In this case, the culprit is a worm (technically not a virus, but close enough) called "LovSan" or "Mblaster." The "M" that it blasts stands for Microsoft.
It mainly goes after PCs with a full time connection to the Internet. In today's connected world, that's a lot of computers. Big companies and universities have long had full-time connections, but so do a growing number of consumers who use a broadband service such as a cable modem or a DSL connection. Dial-up users are less vulnerable, but not necessarily completely out of the woods.
Unlike so-called "e-mail" viruses, you don't have to do anything to be infected; the worm itself probes the Internet, looking for vulnerable computers to attack.
The good news is that there is something you can do right away to protect yourself. Microsoft operates a Web site that scans your computer and provides all of the latest fixes. If you go there, only download the "critical" fixes, don't worry about the others right now.
If that site doesn't work or is too slow, or if you think you may have already been infected, go to the page on my my PCAnswer.com site that provides links to fixes from Microsoft and some anti-virus companies.
Like many other worms, this one is clearly aimed at Microsoft. Not only does it go after Microsoft operating systems, but part of its payload is a scheduled attack on Microsoft's own windowsupdate.com Web site that has the very fixes that would protect people from this and other hacker attacks.
It's no accident that Microsoft is the target. For one thing, Microsoft is – by an order of magnitude – the biggest target out there. Virus and worm writers want to have as much impact on the world as possible and there is no question that attacking Microsoft customers will have a bigger impact than going after those of Apple, Sun or any of the many companies that distribute versions of Unix or Linux operating systems.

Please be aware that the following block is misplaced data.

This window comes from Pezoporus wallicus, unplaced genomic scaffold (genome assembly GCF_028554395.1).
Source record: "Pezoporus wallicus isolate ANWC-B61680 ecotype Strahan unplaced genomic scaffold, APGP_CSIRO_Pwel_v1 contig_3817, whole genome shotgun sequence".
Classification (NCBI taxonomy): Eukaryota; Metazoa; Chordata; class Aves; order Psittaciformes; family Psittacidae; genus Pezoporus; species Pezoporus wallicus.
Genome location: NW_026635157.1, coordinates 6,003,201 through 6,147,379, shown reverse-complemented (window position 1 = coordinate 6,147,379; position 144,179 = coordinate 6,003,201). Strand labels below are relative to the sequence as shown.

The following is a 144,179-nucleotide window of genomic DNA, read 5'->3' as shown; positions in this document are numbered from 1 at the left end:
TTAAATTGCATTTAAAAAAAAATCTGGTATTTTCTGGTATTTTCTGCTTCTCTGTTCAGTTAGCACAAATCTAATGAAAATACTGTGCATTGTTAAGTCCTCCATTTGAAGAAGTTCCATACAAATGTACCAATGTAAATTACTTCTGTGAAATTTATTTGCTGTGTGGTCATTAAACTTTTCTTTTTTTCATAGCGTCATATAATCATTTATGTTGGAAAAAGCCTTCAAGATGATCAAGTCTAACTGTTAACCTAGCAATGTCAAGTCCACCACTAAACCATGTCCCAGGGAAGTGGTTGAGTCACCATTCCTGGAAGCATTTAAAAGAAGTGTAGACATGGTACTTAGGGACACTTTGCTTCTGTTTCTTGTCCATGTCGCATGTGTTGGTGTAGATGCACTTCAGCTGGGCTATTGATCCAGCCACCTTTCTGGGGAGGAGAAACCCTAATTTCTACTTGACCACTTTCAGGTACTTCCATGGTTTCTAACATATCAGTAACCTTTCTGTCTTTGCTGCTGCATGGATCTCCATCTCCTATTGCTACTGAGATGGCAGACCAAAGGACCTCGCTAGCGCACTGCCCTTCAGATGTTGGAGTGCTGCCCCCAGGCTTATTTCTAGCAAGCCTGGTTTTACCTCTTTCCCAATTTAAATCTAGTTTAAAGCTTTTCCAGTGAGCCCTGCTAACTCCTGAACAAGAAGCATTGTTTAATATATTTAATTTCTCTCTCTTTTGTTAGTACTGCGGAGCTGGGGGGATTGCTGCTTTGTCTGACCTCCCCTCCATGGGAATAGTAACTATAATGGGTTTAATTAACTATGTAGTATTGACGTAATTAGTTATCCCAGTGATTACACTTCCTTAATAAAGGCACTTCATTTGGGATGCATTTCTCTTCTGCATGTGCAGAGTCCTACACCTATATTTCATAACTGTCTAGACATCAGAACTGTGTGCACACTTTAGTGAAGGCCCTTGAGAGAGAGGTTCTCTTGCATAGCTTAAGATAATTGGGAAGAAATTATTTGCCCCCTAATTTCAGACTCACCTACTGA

But there is another other reason that Microsoft operating systems and application programs are so often affected: they are vulnerable.
Last year, Microsoft chairman Bill Gates admitted that his company had not been doing enough to protect its customers and ordered employees to make security their number-one priority. The company has invested millions of dollars to this effort, but it hasn't been enough. Part of the problem has to do with the very architecture of Microsoft software, which is designed to be open to Internet access. Microsoft does this for a number of reasons, including, ironically, assuring itself the ability to protect its customers through automatic updates. The same architecture that makes it possible for Microsoft to automatically fix problems with Windows (including vulnerabilities) also makes it more vulnerable to attack.
It would be as if you left a key under your doormat so that the police or fire department could gain access to your home to protect you in an emergency. Trouble is, savvy burglars would know how to find that key as well.
I'm not suggesting that users try to disable the automatic update procedures or that they refrain from going to windowsupdate.com to update their software. The process of keeping up to date is not the problem. I am, however, suggesting that Microsoft take a long hard look at its system architecture to find a more balanced approach. I understand and appreciate the company's desire to make systems that are integrated and globally accessible, but the price for such accessibility should never be diminished security.
It is no accident that computer security, including protection from hackers and viruses, is now under the jurisdiction of the Department of Homeland Security. This is truly a homeland security issue. Computers and the Internet are part of our national infrastructure, and while it's unlikely, though not impossible, that anyone would die as a result of a hack attack, it could seriously disrupt commerce and communications. WMD has a new meaning. Hack attacks, worms and viruses are Weapons of Mass Disruption.
Bill Gates told us that security is his number one priority. Now it's up to him and his employees to make good on that promise.
A syndicated technology columnist for nearly two decades, Larry Magid serves as on air Technology Analyst for CBS Radio News. His technology reports can be heard several times a week on the CBS Radio Network. Magid is the author of several books including "The Little PC Book."
By Larry Magid